Can I share some things with you without you thinking they're bragging?

Until I was almost 28 years of age, I remembered every single phone number I'd never heard in my life.

I've been a speed reader since 8th grade, and I used to have a memory retention rate of 83%.

I used to be able to do all sorts of math calculations in my head. I knew answers without knowing how I got them. I passed statistics in college by knowing the answer and putting it down without showing any work, because when I showed the work I got points taken off.

I used to be able to remember every statistic I'd ever read, no matter what it concerned. I was great when playing Jeopardy on TV, and prided myself on never being wrong on any front once I knew that stat.

I used to have a mind that remembered most conversations word for word because in my mind I counted how many letters were in each sentence I heard, and even when I'd be speaking to someone else my mind would be counting letters; that was strange.

Why have I mentioned all those things? Because I can't do any of them now. Oh sure, I can pull out some things here and there, and in my own field I'm still good with statistics. But that's way to rare these days. Sometimes I can't remember the names of musicians or athletes I've known for years. Every once in awhile I forget a friend's name for a quick moment.

I still speed read and have good comprehension, but it only lasts for a few days now. I still know a lot of trivia I learned years ago but new trivia; little chance. I can still divide any number by 3 to see if it's divisible by 3 within 10 seconds, and I'm good as estimation, but those other math skills are gone.

You're probably asking yourself "where's he going with this". Well, think about what you know now versus what you knew when you were in your teens or early 20's. How much have you forgotten? What skills don't you have now that you had before?

At the same time, what have you learned that you use now, that comes to you when you need it because you're paid to know it, or because it interests you enough so that you can't help but remember it?

All of us at some point start forgetting things. Yet we retain what we need to retain and what we like. Or at least we retain as much of it as we can. It's one of the reasons I talk often about training, and making sure people are kept up to date on the latest changes, as well as making sure everyone's on the same page when it comes to work.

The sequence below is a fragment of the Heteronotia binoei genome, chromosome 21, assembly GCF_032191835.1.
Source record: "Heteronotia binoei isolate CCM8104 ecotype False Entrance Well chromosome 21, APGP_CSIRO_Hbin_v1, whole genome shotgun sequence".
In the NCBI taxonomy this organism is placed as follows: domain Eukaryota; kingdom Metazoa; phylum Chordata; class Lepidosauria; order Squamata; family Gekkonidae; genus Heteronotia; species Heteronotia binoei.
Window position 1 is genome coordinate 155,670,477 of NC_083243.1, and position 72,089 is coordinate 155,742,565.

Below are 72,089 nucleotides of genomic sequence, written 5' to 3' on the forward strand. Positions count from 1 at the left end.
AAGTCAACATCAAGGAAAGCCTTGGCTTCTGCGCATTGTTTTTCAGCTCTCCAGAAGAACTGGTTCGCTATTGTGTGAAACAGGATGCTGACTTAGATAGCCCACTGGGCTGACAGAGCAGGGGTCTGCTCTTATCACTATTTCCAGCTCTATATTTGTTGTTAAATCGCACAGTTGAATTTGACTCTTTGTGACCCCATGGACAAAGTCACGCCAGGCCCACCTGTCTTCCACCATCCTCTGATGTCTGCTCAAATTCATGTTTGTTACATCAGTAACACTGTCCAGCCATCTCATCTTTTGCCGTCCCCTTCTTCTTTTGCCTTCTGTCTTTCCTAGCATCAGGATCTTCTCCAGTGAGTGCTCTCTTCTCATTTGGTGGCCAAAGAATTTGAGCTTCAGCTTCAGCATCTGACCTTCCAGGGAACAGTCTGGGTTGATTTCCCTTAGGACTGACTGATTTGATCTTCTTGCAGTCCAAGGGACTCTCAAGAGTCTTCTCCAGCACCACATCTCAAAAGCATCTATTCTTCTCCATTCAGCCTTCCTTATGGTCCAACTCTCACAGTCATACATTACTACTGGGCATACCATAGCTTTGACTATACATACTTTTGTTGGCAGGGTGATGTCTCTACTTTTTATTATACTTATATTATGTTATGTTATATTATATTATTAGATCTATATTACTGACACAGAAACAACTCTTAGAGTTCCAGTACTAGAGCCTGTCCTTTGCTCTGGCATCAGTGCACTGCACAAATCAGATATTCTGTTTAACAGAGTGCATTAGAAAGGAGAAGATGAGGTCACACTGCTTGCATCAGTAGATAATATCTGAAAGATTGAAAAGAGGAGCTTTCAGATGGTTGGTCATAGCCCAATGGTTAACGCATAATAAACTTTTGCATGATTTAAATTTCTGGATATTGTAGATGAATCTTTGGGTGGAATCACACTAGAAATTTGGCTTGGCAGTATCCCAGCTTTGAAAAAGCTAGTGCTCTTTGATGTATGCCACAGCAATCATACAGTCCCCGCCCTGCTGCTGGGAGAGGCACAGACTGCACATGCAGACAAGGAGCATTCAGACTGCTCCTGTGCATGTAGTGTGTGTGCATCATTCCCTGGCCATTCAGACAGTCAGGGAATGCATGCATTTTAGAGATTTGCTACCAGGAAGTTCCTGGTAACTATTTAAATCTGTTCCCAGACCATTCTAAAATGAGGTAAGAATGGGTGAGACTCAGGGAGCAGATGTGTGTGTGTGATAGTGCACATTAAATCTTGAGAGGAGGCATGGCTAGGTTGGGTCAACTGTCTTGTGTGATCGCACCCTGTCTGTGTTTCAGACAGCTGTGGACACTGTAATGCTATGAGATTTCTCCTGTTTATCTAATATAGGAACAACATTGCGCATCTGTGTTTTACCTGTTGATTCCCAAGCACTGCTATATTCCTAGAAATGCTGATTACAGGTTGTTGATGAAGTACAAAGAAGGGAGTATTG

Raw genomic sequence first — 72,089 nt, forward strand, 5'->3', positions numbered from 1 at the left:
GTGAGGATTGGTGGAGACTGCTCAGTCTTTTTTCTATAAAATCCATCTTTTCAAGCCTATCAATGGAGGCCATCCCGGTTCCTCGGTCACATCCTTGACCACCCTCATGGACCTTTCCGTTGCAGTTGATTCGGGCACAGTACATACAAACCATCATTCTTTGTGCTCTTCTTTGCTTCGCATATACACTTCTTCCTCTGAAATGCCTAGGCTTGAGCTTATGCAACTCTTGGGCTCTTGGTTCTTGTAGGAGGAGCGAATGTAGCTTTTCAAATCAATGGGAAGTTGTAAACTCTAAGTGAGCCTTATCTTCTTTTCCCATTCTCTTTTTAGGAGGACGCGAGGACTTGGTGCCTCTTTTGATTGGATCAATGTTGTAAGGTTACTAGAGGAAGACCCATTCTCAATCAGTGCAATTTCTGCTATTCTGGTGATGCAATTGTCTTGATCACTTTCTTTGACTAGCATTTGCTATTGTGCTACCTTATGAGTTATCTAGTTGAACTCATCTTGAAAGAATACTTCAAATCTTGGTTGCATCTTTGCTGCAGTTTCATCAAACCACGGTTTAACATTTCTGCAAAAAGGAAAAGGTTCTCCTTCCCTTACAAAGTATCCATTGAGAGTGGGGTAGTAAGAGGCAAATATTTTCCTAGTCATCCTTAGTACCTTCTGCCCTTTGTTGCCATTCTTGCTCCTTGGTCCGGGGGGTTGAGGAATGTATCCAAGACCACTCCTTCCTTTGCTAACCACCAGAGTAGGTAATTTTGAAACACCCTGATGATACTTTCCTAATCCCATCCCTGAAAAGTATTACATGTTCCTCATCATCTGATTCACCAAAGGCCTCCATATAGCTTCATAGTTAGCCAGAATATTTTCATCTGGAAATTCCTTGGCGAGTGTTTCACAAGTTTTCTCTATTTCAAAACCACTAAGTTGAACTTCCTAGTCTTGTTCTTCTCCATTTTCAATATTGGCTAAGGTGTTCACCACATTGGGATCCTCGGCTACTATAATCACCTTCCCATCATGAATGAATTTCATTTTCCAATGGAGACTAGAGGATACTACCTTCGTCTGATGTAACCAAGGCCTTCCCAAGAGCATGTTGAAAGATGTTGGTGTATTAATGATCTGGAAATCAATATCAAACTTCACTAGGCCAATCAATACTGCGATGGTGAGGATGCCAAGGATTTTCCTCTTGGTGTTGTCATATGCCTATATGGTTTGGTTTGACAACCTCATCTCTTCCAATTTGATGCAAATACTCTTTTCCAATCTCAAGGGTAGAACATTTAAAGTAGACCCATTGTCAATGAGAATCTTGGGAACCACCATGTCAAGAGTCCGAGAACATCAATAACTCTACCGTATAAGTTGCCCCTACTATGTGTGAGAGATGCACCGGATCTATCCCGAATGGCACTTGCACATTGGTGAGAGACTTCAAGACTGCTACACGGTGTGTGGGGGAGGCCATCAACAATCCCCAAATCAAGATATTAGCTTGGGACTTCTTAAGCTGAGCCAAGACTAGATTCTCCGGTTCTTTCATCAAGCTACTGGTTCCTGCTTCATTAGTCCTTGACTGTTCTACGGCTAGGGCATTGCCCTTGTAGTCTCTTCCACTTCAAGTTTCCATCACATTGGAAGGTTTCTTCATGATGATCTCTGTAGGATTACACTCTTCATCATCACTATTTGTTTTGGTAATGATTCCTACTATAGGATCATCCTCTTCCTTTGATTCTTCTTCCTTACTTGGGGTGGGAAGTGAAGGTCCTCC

Because as my life changed and expanded it was interesting seeing what was leaving my mind and what was replacing it. I've always paid attention to what's going on in my life, and I try to figure out why. I realize that I take in a lot of information every single day; it's just what I do. It helps me to write and to keep coming up with new things all the time.

But at a certain point some things had to be pushed out of my mind. It reminded me of a memory course I bought to try to improve my memory, even though there was nothing wrong with it at the time, as I was only 14 years old. It started off teaching you 9 words. Then you were supposed to remember items by envisioning them with those 9 words. After two weeks, you were supposed to forget those 9 words before you moved to the next book, because supposedly the trick to memory was not only remembering what you needed to but discarding what you didn't need so you could learn new things.

Tea, Noah, day, ray, law, jaw, key, fee, pea.

Those are the 9 words I was supposed to forget more than 35 years ago; sigh... But I did forget where I placed the memory course, so maybe that's something.

Why do you need to keep up with training? Because what you think is important may not be the most important thing on the minds of those working for and with you. Not everyone cares about the job as much as you do, if you do. Goodness, the training might be so you keep up with what's going on as well.

Keep sharp. Help keep others sharp. Help keep your office running smoothly, even when you're unsure if it's needed. Trust me, someone's probably forgotten something, even if it's you.